Supergirl actress Melissa Benoist has revealed she is a survivor of domestic violence after claiming she suffered years of abuse at the hands of a former partner.
The former Glee star, 31, took to Instagram yesterday to speak out against her former partner, who she did not name, but described as "a magnanimous person who didn't give you a choice not to be drawn to him" and younger than she was.
"I am a survivor of domestic violence, or IPV, Intimate Partner Violence," she began, "which is something I never in my life expected, I would say, let alone broadcasting into the ether."
Benoist went on to describe how she entered into a relationship with her former partner following a "period of change" in her life.
"The abuse was not violent at first," she said. "It reared its head at me under the guise of common dysfunction, coming from his insecurity and depression.
"There was a lot of jealousy. He was snooping on devices, he was angry when I spoke to another man. I had to change clothes often before we went out because he didn't want any people looking at me."
Benoist said work in general was "a touchy subject", describing how her former partner criticising her for dancing with a coworker on her birthday, or filming scenes involving kissing and flirting with other men.
"I began turning down auditions, job offers, test reels, friendships because I didn't want to hurt him," she said. "None of that registered as abuse, because I was worried how he felt at that point to even comprehend how it affected me.
She said the abuse started around five months after their relationship began, with the violence "escalating just as quickly as the relationship had".
She said the first time she was physically abused, he threw a smoothie at her face, smacking her cheek as its contents "exploded all over the floor and the sofa".
"I ran to grab paper towels, rushing back because I was so worried about cleaning the couch than the fact that it was all over my face, my hair, my clothes and that my cheek was painfully throbbing.
"I was more worried about the furniture than I was about the fact that I had just been abused."
Benoist said she soon learned what it felt like to be abused.
"The stark truth is, I learned what it felt like to be pinned down and slapped repeatedly, punched so hard the wind was knocked out of me, dragged by my hair across pavement, headbutted, pinched 'til my skin broke, shoved into a wall so hard the drywall broke, choked.
"I learned to lock myself in rooms but quickly stopped because the door was inevitably broken down. I learned not to value any of my property - replaceable and irreplaceable. I learned not to value myself."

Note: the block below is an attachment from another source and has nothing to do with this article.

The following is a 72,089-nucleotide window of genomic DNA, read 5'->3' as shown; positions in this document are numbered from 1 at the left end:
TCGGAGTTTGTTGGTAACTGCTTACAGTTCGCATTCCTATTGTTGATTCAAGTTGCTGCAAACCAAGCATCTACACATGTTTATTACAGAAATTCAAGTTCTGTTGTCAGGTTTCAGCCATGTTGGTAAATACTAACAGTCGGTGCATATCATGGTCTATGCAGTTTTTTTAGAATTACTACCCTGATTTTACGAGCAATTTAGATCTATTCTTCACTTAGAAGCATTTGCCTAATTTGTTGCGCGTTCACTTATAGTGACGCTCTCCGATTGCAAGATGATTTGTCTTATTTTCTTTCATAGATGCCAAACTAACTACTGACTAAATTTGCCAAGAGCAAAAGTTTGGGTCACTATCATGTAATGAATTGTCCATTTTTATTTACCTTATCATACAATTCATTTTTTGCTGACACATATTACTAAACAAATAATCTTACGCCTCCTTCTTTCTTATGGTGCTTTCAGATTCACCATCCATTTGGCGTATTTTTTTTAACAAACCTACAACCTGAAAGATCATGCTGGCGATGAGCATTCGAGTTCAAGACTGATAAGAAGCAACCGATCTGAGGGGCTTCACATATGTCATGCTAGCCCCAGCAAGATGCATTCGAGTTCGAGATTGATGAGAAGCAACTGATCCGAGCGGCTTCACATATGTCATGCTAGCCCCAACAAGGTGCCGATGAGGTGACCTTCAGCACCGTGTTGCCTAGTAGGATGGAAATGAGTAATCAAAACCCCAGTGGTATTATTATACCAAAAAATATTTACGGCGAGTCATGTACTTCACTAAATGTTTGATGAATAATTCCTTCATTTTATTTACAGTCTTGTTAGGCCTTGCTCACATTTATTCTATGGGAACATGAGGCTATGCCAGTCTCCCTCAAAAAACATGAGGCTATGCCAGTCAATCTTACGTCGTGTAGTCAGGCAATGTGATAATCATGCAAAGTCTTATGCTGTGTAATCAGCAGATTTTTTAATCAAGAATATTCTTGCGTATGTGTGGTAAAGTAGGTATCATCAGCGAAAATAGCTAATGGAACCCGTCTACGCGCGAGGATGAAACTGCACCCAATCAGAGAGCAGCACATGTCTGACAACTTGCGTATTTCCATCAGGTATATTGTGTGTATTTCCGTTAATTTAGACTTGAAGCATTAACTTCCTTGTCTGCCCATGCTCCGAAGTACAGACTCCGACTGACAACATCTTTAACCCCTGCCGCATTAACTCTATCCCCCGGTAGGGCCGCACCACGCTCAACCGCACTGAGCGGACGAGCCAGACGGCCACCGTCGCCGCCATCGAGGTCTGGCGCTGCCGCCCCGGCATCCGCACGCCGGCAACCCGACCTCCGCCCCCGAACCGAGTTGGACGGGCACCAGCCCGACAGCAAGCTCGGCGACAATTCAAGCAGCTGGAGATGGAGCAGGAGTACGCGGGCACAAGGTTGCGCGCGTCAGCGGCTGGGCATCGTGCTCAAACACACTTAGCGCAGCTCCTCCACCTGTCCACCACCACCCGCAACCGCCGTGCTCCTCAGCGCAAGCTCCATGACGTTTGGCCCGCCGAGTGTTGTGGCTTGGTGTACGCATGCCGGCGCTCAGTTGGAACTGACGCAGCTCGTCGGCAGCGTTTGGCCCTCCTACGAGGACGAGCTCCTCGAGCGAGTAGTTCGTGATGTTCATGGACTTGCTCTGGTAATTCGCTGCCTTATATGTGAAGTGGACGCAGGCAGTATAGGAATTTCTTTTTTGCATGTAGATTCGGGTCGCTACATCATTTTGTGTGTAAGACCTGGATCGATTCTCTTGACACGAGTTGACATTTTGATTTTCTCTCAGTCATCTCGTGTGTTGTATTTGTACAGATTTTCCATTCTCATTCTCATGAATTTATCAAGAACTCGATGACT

She also described how he would apologise afterwards, gathering his bearings after placing her in the bathtub with the water running and, with it,
"I would pull down the drain the bathtub and down the pipes, the arguments would go with its indecency, humiliation, sorrow, rage and myself. I went down that drain every time he put me in the tub."
Some months, she said, there would be a month or two without violence. During this time, she also "learned firsthand that violence begets violence" and "started fighting back, because rage is contagious".
"I became unreliable, unprofessional, sometimes unreachable. There were stretches of weeks where I wouldn't get out of bed for more than two hours a day ... It was as if I split in two, spinning plates to maintain a false image versus the truth I was living, another performance of sorts."
She also described how she would lie to people in her inner circle, making up "stories of how bruises and scratches were born."
In another incident, her former partner threw his iPhone at her face, breaking her nose and almost rupturing her eyeball the day before she was to work on re-shoots for a film. The injury will never fully heal, permanently affecting her vision.
"The impact tore my iris, nearly ruptured by eyeball, lacerated my skin and broke my nose," she said. "My left eye swelled shut, I had a fat lip, blood was coursing down my face and I can immediately remember screaming at the top of my lungs."
"After it happened, stillness blanketed the room. We panicked. He put me in the bathtub but this time, that wouldn't be enough - this wasn't going to be easy to hide, let alone fix and something inside of me broke.
"This was too far, I couldn't flush this one down with the tug of the drain."
Benoist described how they made up a story to explain the injury together, saying that she had "tripped and fallen down the stairs of our deck and hit my face on a potted plant". She also lied to the doctors and police officers who questioned her after he drove her to the hospital.
She finally decided to leave him after a friend reached out to discuss what was happening, calling breaking the cycle "the most rewarding and empowering choice I have ever made for myself".
"I will be healing from this for the rest of my life, and that's OK.
"It's estimated that one in four women in the US ages 18 and older will experience severe physical violence by an intimate partner in their lifetime ... I want the statistics to change and I hope that telling my story might help prevent more stories like mine from happening."